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South Africa: 'Make the youth aware of racial discrimination'- says head of a historical monument

Calvyn Gilfellan, CEO, Castle of Good Hope   -  
Copyright © africanews

South Africa

Forms of white supremacy still take place and the world need to make the youth more aware of such racial discrimination atrocities, head of a South African historical monument said on Tuesday. Tuesday marks the International Day for the Remembrance of the Slave Trade and its Abolition. The day was designated by UNESCO to reflect on the history of slavery and to remind future generations to remain vigilant against racial prejudice. 

Africans were among those most persecuted by slavery in the world. Cape Town, as the South African legislative capital and the first city founded by Europeans speaks of this painful history. Millions of enslaved Africans landed in South Africa at the Castle of Good Hope, the country's oldest existing colonial building now housing the Castle Military Museum. 

The rooms of the slave lodge inside the castle have become exhibition rooms, showcasing the atrocities committed by former colonialists and slave masters against former slaves. "You had to choose between guilty or not guilty or life and death. If you admit to guilt and it is a serious crime, you would either be put under the gallows and be hanged to death or you would be staked alive, you know what staking is? They would put a pole up you and you would hang out to death. The vultures from Table Mountain would come down and peek on your flesh until you are dead, so it's horrific what all the people went through, especially the enslaved people," said Calvyn Gilfellan, chief executive officer of the museum.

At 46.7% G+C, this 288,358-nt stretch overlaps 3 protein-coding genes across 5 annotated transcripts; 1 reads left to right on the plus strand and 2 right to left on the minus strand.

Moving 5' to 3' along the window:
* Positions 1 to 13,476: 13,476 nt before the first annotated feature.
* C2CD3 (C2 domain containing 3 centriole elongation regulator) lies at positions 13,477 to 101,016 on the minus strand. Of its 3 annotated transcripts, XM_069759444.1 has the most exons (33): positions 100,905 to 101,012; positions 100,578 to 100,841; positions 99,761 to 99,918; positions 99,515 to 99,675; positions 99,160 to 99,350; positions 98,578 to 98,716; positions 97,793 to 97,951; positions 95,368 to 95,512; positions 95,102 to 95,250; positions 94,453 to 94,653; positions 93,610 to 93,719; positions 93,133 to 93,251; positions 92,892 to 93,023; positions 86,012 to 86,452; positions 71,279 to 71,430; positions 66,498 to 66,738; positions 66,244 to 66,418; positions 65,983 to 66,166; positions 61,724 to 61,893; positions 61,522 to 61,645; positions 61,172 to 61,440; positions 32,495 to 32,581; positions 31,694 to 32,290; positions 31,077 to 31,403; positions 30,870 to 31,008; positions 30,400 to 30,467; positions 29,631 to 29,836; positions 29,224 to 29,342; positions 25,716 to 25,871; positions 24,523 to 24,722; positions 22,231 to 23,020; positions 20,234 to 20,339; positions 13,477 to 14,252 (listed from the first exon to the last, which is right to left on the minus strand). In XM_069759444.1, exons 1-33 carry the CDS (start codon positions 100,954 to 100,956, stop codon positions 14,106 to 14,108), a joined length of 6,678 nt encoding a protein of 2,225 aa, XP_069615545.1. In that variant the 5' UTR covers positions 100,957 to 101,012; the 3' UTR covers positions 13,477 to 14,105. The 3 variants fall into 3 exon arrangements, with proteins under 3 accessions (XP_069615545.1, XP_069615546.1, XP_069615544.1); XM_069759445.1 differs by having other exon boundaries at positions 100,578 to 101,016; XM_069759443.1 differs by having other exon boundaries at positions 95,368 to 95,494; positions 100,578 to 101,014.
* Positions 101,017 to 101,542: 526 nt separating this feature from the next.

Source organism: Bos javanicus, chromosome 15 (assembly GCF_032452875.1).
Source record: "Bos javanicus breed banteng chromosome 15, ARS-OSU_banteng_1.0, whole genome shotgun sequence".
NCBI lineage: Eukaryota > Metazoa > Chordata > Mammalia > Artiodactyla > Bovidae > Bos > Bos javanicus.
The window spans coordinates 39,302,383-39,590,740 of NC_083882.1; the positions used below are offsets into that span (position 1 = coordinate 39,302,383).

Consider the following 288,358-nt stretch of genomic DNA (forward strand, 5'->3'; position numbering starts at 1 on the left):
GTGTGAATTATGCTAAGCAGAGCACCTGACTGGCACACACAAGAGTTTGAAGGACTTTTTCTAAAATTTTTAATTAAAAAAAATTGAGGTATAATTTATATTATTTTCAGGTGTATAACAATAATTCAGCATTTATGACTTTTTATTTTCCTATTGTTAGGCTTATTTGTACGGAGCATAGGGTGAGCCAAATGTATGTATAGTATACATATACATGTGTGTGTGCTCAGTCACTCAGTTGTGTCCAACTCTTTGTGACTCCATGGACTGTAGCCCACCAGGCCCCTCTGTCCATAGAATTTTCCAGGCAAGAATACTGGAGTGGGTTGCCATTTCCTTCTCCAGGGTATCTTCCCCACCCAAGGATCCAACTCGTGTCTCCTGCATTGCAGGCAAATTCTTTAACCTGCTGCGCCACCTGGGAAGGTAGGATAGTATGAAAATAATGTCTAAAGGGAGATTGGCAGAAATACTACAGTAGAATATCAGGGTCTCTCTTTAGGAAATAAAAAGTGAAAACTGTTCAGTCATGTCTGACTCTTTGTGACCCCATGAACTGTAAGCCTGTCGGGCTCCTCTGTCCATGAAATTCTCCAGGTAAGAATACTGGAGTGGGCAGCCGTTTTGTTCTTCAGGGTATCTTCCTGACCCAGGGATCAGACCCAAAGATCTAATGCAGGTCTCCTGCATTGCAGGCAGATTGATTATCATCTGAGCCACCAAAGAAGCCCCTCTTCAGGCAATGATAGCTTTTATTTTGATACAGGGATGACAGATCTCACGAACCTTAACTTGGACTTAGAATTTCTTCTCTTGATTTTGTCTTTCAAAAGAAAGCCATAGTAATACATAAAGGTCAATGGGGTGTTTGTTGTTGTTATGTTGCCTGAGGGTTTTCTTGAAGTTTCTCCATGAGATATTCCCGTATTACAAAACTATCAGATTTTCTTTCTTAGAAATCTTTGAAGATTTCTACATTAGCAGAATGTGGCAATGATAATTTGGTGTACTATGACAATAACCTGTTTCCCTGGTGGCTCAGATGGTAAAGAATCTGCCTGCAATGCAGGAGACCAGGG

Slavery was finally abolished by the British in 1834. Years on, white supremacy and racial discrimination are still prevalent in parts of the world including Europe and the United States today. The death of African American man George Floyd under the knee of a white police officer in May 2020 added a reprehensible chapter into America's ill-famed human rights record. "It is very sad for me as an African and as a descendant of slaves to still see form of supremacy coming now and then, whether it is a white rugby player on the field discriminating against another person of of slave or black descent or whether it is the incident with Floyd in America. 

All of those forms of oppression need to be condemned by all of us, and that's why there is for me is where UNESCO and world bodies must make more to make the youth aware [of those atrocities]," Gilfellan said. Former South African rugby player Lindani Myeni was shot dead on April 14 by Honolulu police in April in Hawaii, the United States. 

The case has aroused shock and anger in his homeland, prompting protests and calls for justice. His remains were repatriated to his home country last week."We were shocked about the thing that happened to the player of rugby. That is why you want to ask why still we have (been treated) like to be a slave, especially between the White and Black. We can prove that this guy was a player and the police shot the player maybe by mistake without knowing why he shot him [the player]," said Phatuei Sekhkhune, a visitor. The world is being urged to remember the victims of the past so that they may inspire future generations to build just societies.

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